Texas grid planners said Tuesday that the state’s power system is well prepared to handle extreme weather through the coming winter.
The Electric Reliability Council of Texas, which manages the grid for most of Texas, estimates that 74,000 megawatts of power generation will be available in the fall to feed 47,000 megawatts of anticipated peak demand in October and November. From December to February, 75,000 megawatts of generation will be available for a peak demand of 48,000 megawatts, ERCOT said.
“The system appears to be well-prepared for fall electric needs, and that outlook continues into the coming winter months,” said Warren Lasher, ERCOT’s director of system planning.
The forecast is part of ERCOT’s final fall and preliminary winter seasonal assessments of resource adequacy. It is more optimistic than last year’s fall forecast, when planners expressed greater concern about long-term capacity.
Although Texas demand typically peaks on hot summer afternoons, rolling blackouts ordered when unseasonable cold knocked some power plants offline on Feb. 2, 2011 demonstrated the year-round potential for pressure on the system.
The peak power demand so far this summer was about 67,000 megawatts on Aug. 7. The all-time high occurred on Aug. 3, 2011 when demand hit 68,305 megawatts.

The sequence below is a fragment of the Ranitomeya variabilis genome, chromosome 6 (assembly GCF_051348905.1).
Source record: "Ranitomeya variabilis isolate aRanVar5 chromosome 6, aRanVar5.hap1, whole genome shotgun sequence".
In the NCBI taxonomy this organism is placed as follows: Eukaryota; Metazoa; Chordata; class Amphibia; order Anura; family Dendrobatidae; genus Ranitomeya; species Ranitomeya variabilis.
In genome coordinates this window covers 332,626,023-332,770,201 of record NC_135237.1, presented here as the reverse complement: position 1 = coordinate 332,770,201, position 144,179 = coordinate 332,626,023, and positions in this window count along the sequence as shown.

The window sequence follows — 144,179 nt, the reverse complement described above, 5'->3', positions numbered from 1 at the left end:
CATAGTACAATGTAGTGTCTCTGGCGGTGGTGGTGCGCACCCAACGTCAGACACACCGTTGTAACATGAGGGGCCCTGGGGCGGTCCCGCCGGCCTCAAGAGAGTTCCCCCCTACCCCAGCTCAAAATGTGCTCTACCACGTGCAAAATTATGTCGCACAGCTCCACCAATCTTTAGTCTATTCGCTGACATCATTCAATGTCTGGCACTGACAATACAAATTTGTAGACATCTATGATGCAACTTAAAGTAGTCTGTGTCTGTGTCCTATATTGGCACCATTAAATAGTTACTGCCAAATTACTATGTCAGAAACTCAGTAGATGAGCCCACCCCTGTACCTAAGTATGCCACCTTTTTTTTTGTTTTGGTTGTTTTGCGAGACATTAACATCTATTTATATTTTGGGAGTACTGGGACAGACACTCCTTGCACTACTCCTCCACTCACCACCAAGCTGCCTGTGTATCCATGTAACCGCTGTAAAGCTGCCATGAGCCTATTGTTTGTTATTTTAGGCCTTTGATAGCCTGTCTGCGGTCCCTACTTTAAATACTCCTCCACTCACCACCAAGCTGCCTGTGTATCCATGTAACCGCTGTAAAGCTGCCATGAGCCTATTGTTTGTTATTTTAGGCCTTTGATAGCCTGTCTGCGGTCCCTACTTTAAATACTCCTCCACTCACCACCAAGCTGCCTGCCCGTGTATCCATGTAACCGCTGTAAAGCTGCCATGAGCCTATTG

One megawatt is enough electricity to power about 200 homes when demand for electricity is highest, during the hottest days of the year.
The fall-winter forecast comes as the regulators continue to discuss whether the state has adequate capacity in the grid to make it reliable under extreme conditions.
The Electric Reliability Council’s target is to maintain generating capacity 13.75 percent higher than estimated peak demand.
The Public Utility Commission discussed capacity issues at its most recent meeting last Thursday, but postponed until an unspecified future date discussion of any changes to the state’s grid design.
“I want to make sure that whatever we do does not exacerbate any situation that we already have,” said Public Utility Commission Chairwoman Donna Nelson at the meeting.
In a conference call with media Tuesday to discuss the fall-winter projections, Electric Reliability Council planners said that Texas’ population growth may not be increasing power demand as rapidly as expected because of market incentives to conserve power.
“We are looking at ways to better reflect market conditions,” said Warren Lasher, the council’s director of system planning. Lasher said the grid planners will use updated methods for a demand forecast due in December. “It is something that takes a little while to sort out,” he said.
Grid planners have also noted that the drought, which began in October 2010, may impact power supply in the future but is not expected to have an impact in the fall or winter of the coming year.
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